A lot of people I know avoid taking their kids on City breaks as they think that those types of holidays and kids don’t mix. Personally whilst I think full on family holidays are wonderful I also love exploring new cities and think that regular short breaks are a lot easier to do, quicker to organise and cheaper. Not to mention its much more enjoyable to split holidays across the year rather than having to work all year limping towards one big holiday.
Our Lady of Tyn, Prague Old Town
Of course a city break is the perfect getaway for a couple – seeing the sights, soaking up the atmosphere, shopping (not to mention sampling local booze) and whiling away an evening testing out new foods. A city break with kids isn’t going to be the same, for instance our daughter isn’t up for shopping regardless of location and you probably won’t be whiling away an entire evening in a restaurant, but it can definitely be just as fun in a different way.
Getting outside and enjoying the sunshine
We recently took Lily to Prague and it was a great experience for all of us; we were quite lucky in a way that we had a whole week in the city so didn’t need to rush about to see everything, we also stayed with friends so Lily was kept entertained and didn’t have to always traipse about checking off the sights with us. Most cities have their ‘must do’ attractions, and it’s worth taking time to check their websites before you go to see how family friendly they are – and that doesn’t mean you need to spend your whole holiday in a soft play centre or theme park!
These are a few things I would suggest if you are planning a city break with your kids:
- Do your research; a quick google search will leave you with a list of places that children will enjoy in the city, there are plenty of blogs run by parents who travel with their kids and these are a font of knowledge for any place you are thinking of visiting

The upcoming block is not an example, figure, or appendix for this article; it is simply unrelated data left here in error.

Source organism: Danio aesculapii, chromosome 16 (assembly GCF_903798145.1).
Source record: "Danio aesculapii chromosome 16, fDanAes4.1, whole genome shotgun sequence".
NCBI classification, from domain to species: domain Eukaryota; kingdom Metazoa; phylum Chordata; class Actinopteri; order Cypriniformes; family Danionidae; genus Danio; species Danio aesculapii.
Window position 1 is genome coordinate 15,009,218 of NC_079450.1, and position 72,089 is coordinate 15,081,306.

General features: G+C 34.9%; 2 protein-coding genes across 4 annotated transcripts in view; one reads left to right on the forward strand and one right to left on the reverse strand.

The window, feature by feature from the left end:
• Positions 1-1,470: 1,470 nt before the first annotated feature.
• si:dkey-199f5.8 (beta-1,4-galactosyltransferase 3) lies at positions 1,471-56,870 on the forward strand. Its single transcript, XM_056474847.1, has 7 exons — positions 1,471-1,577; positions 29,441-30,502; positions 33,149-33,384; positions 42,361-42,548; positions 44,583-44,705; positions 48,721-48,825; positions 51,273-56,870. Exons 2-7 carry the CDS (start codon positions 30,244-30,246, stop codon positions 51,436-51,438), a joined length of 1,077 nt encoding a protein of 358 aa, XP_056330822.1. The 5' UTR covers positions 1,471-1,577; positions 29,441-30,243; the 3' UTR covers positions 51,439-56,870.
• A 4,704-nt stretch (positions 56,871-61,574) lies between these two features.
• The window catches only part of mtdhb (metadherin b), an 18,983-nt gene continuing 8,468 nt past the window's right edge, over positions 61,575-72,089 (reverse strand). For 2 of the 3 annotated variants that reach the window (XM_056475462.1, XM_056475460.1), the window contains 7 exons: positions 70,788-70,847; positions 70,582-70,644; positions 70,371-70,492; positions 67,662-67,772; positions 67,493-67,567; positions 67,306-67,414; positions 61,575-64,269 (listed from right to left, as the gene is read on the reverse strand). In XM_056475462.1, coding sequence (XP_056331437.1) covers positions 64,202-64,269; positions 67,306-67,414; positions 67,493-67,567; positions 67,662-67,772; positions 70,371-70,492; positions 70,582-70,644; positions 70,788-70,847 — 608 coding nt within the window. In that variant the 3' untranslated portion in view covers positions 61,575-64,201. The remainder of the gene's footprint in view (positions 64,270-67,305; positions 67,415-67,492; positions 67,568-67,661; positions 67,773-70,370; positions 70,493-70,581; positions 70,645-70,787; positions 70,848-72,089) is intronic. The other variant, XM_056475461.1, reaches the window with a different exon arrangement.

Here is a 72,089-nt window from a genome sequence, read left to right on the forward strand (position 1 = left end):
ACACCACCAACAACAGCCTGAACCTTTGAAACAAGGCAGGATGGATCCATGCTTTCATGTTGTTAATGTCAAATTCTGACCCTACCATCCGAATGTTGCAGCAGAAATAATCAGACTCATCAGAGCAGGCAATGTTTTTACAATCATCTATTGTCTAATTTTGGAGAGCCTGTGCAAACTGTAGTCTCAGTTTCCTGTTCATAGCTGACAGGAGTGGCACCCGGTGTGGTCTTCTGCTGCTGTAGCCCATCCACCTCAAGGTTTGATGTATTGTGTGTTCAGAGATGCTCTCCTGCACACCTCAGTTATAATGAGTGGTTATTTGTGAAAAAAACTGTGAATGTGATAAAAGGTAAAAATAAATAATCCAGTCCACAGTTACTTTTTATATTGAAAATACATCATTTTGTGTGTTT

An air bnb apartment with a child-friendly bedroom
- Select your accommodation carefully, if you can use a site like Air bnb to find a private place for your family to stay in – having a space to call ‘home’ makes such a difference to your down time compared to being cooped up in a hotel room
- Check tourist board websites for family-friendly festivals and other special events taking place during your visit
- Many national museums have free entry, and there are plenty over the World that are designed with kids in mind (think of the Science Museum in London or the Toy Museums in London or Istanbul that make perfect destinations for rainy afternoons. Where museums are paid entry you can often find vouchers or discount codes online or locally
Enjoying some creative downtime
- Don’t try and squeeze too much in one day – if your kids are used to having downtime at home they will just become overtired and irritable on holiday without it
- Pack picnic lunches – not only will you save money but you’ll also be able to find things that your kids like in local supermarkets, making mealtimes a lot less stressful